Low Temperature Thermal Desorption (LTTD) – Direct Heated

Low Temperature Thermal Desorption (LTTD) – Direct Heated

Operating at our Bedford facility since 1995, our Low Temperature Desorption Unit is capable of treating hydrocarbon-impacted soil at a rate of 35-40 tonnes per hour, at an average concentration of 2.5 - 3%. Since being commissioned, over 600,000 tonnes of hydrocarbon-contaminated soil has been treated to non-detectable levels.

The thermal unit is fuelled by recycled waste oil. This practice of reusing a common waste product (crank case oil) is in keeping with our efforts to remain vigilant and employ whatever strategies are necessary to help enhance the environment. Of course, other fuels may be used if they prove to be acceptable and beneficial.

Our Low Temperature Thermal Desorption (LTTD) has been designed and constructed to effectively purify soils contaminated with various organic contaminates including: petroleum hydrocarbons, pesticides, PAHs, and chlorinated compounds. The system is designed to be both versatile and highly portable.

The system is based on the concept of Low Temperature Thermal Desorption (LTTD), which is the process of contaminant removal by transforming contaminants from one phase to another. The system targets an operational temperature which is slightly greater than the highest boiling point of the compounds under treatment, but less than the auto-ignition temperatures. As the soil is heated to this point, the contaminants reach their respective boiling points at which time the compounds vaporize and become part of the gas stream. This removal mechanism is physical transfer from the liquid phase to the vapour phase.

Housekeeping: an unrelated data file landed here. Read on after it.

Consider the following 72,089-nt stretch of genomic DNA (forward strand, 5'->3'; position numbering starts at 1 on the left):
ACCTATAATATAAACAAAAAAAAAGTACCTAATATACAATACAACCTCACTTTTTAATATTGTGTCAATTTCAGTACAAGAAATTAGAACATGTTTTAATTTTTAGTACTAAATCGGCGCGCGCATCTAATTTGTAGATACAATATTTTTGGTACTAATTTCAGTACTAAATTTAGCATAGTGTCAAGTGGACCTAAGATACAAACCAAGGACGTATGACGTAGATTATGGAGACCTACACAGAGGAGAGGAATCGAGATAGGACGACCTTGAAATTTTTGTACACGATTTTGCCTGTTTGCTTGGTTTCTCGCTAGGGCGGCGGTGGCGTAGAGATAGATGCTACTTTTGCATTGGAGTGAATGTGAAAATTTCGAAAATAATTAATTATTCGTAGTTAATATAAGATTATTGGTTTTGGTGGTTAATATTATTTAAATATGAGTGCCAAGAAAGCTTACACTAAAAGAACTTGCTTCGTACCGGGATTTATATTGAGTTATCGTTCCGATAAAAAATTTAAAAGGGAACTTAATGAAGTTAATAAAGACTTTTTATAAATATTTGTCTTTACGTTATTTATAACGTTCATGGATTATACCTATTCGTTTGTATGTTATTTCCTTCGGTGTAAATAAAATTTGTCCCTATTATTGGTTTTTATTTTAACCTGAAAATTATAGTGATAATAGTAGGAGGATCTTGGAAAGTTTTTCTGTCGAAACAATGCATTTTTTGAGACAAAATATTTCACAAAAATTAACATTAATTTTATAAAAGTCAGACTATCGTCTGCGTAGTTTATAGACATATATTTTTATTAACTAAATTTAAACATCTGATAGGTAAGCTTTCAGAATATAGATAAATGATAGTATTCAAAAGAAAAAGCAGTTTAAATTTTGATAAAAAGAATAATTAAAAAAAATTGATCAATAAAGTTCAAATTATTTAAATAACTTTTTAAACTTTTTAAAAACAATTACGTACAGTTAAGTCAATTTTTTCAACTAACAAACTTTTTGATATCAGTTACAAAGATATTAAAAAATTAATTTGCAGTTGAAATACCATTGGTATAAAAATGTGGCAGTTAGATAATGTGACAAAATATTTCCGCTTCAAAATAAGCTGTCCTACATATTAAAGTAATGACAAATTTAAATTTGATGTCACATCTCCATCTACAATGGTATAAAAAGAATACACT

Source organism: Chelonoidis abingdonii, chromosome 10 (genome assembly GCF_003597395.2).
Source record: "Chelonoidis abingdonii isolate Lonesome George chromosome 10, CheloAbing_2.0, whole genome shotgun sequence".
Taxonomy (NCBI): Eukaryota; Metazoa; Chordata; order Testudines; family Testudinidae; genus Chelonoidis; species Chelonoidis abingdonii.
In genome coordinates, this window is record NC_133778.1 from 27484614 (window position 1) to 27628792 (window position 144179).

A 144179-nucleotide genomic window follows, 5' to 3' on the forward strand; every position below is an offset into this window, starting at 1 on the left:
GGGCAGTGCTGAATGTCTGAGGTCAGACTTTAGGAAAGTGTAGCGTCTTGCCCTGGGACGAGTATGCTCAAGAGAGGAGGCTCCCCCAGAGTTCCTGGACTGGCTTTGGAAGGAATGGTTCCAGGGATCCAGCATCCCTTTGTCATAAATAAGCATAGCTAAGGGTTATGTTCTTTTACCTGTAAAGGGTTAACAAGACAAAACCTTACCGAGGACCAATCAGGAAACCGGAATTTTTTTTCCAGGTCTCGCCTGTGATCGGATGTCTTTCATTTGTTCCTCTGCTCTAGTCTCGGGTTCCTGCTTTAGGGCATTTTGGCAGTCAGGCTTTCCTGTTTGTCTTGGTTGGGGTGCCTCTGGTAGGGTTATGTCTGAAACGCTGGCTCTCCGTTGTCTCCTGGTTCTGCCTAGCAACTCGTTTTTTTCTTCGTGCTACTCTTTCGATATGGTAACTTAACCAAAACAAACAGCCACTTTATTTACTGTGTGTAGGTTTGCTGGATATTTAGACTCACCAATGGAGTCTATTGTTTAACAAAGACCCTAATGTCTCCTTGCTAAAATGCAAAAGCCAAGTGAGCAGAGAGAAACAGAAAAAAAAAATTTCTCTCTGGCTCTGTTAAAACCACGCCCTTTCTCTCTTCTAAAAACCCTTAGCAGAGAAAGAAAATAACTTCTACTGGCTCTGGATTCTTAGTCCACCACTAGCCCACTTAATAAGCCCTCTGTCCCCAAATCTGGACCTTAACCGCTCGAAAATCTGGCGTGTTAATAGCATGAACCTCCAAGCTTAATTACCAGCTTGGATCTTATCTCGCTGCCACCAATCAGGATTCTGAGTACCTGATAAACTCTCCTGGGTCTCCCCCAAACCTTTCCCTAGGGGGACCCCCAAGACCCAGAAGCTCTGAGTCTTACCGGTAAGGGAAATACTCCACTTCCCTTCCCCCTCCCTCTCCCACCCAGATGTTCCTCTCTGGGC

The gases are then removed by negative pressure and routed into a secondary combustion chamber where they are further heated to a point above the auto-ignition temperatures of the specific compounds. The result of this process is a transformation of organic compounds into carbon dioxide and water.

The gas stream, now consisting primarily of carbon dioxide and water, enters an evaporative cooling chamber (ECC), where the gases are cooled prior to the final exhaust gas treatment in the baghouse. The particulate matter in the gas stream is intercepted in the baghouse and returned to the soil discharge system. The gases are discharged from the baghouse stack, which has continuous monitoring.